Points Scored 33.5 41 vs. 28.2
    Field Goal % 84.2 30 vs. 62.5%

    BYU Team Defense vs. ND
    (allowing) (allowing)
    Natl. Rank
    Total Yards 377.3 47 vs. 369.0
    Passing Yards 221.8 47 vs. 209.4
    Rushing Yards 155.5 57 vs. 159.6
    Points Allowed 21 23 vs. 23.5

    Season’s stats would suggest a 34-28 final, with BYU trying to run the ball,
    especially with their QB. Let’s disrupt their fast-break offense with pressure
    on their QB rather than (like vs. Navy) sit back and react.

    But despite unfavorable stats,
    we’ve been very consistently successful in close games
    these last two seasons. Let’s trump their desire for revenge
    with our desire for our seniors to win their final home game.

    Go Irish.

    [Reply]

    Michael the Archangel replied on November 21st, 2013 at 2:06 am

    Ooops! Sorry for the poor typesetting above: Let’s try once more.

    I agree with Frank that “day to day” in Kelly-speak
    has often turned out to mean “not this week”.
    Shumate was day-to-day for two weeks and never played a down.
    So Ishaq is unlikely,
    and I will be pleasantly surprised if Kona can contribute this week.
    I know. Figures lie, and liars figure, but here’s the how the stats match up.

    BYU Team Offense (av. per game) vs. ND

    ( BYU’sNatl.Rank)
    Total Yards 503.8 (13) vs. 404.9
    Passing Yards 238.3 (59) vs. 256.0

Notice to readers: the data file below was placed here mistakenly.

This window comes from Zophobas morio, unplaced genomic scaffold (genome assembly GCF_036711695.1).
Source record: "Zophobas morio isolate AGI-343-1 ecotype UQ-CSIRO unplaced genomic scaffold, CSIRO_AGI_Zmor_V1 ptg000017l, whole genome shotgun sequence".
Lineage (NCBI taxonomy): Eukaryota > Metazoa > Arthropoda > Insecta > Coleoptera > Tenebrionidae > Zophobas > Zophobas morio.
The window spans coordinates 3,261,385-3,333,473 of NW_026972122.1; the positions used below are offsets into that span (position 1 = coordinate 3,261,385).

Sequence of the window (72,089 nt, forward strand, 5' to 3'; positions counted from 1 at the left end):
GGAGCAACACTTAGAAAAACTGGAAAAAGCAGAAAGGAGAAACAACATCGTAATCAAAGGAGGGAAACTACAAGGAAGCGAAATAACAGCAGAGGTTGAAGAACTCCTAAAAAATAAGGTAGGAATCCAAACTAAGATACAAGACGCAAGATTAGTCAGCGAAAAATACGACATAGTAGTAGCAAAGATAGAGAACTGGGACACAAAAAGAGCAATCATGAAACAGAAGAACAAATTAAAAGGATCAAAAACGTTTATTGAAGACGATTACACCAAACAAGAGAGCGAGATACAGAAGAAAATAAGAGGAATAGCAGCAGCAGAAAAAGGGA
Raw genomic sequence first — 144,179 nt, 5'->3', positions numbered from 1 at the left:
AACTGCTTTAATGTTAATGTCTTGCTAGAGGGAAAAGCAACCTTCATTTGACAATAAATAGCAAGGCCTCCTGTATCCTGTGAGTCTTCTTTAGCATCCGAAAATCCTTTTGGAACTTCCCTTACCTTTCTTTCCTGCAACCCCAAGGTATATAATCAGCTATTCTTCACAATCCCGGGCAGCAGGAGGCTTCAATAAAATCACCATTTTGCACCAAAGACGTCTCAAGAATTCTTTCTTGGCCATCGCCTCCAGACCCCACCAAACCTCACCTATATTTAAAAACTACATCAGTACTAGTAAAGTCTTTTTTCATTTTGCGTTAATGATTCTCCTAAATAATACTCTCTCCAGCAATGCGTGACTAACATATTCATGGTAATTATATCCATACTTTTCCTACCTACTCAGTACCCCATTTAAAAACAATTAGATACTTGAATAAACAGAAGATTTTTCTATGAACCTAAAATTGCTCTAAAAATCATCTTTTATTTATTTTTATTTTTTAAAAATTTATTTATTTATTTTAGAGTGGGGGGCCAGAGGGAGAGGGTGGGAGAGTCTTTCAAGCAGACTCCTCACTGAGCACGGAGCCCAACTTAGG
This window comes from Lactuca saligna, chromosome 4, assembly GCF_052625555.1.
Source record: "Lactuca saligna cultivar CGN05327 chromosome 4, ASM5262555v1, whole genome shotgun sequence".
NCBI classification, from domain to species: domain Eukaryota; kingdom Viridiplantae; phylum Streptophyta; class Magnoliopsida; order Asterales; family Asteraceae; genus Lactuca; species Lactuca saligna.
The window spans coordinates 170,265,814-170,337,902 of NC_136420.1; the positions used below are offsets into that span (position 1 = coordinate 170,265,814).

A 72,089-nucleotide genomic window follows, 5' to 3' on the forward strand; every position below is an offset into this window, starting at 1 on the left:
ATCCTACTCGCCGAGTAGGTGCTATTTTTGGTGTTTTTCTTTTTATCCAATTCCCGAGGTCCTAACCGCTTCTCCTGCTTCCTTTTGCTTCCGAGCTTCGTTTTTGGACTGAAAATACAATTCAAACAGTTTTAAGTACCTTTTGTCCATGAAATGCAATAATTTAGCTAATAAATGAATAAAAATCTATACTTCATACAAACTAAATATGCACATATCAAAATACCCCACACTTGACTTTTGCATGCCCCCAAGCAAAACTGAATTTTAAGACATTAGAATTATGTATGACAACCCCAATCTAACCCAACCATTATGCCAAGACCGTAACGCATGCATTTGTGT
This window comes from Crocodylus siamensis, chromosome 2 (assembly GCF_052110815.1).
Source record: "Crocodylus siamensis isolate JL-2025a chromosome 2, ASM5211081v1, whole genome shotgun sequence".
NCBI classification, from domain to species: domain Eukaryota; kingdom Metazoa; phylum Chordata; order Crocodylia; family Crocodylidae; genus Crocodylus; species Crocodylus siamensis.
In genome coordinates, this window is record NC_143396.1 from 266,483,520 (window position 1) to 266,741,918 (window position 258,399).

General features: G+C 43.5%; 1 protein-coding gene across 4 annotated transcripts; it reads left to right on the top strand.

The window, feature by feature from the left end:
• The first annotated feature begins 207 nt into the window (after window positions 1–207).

Rushing Yards 265.5 (12) vs. 148.9
    Points Scored 33.5 (41) vs. 28.2
    Field Goal % 84.2 (30) vs. 62.5%

    BYU Team Defense vs. ND

    (BYU’s Natl. Rank)
    Total Yards 377.3 (47) vs. 369.0
    Passing Yards 221.8 (47) vs. 209.4
    Rushing Yards 155.5 (57) vs. 159.6
    Points Allowed 21 (23) vs. 23.5

    Season’s stats would suggest a 34-28 final, with BYU trying to run the ball,
    especially with their QB. Let’s disrupt their fast-break offense with pressure
    on their QB rather than (like vs. Navy) sit back and react.

    But despite unfavorable stats,
    we’ve been very consistently successful in close games
    these last two seasons. Let’s trump their desire for revenge
    with our desire for our seniors to win their final home game.

    Go Irish.

    [Reply]

    Joe McLaughlin replied on November 21st, 2013 at 1:32 pm

    Stats do not reflect quality of schedule. Where Wisconsin and Oklahoma or Skunkbears May equate. There is no one else on the BYU schedule that approaches the quality of USC, ASU, Spartans,

    You couple performance against better competition and throw in home field, ND should win this game.

    [Reply]

  • JC commented on November 21st, 2013 at 2:22 am

    “The simple truth is that football can never be made safe. Even if the essential “Kill Mentality” were changed, football can never be made safe. And it has never been more dangerous than it is now, thanks to a combination of there being larger, quicker more lethal people delivering blows and the lingering mentally brought to the game by coaches and players who cannot or will not change.”

    “Football has enormous appeal to many people who are borderline psychopaths in a manner that no other sport has – and this includes the very virile sport of hockey – does not.”

    http://www.bostonglobe.com/sports/2013/11/17/football-game-inherent-conflict/GkAXWtEoJWdjEoqH0dHIAJ/story.html

    [Reply]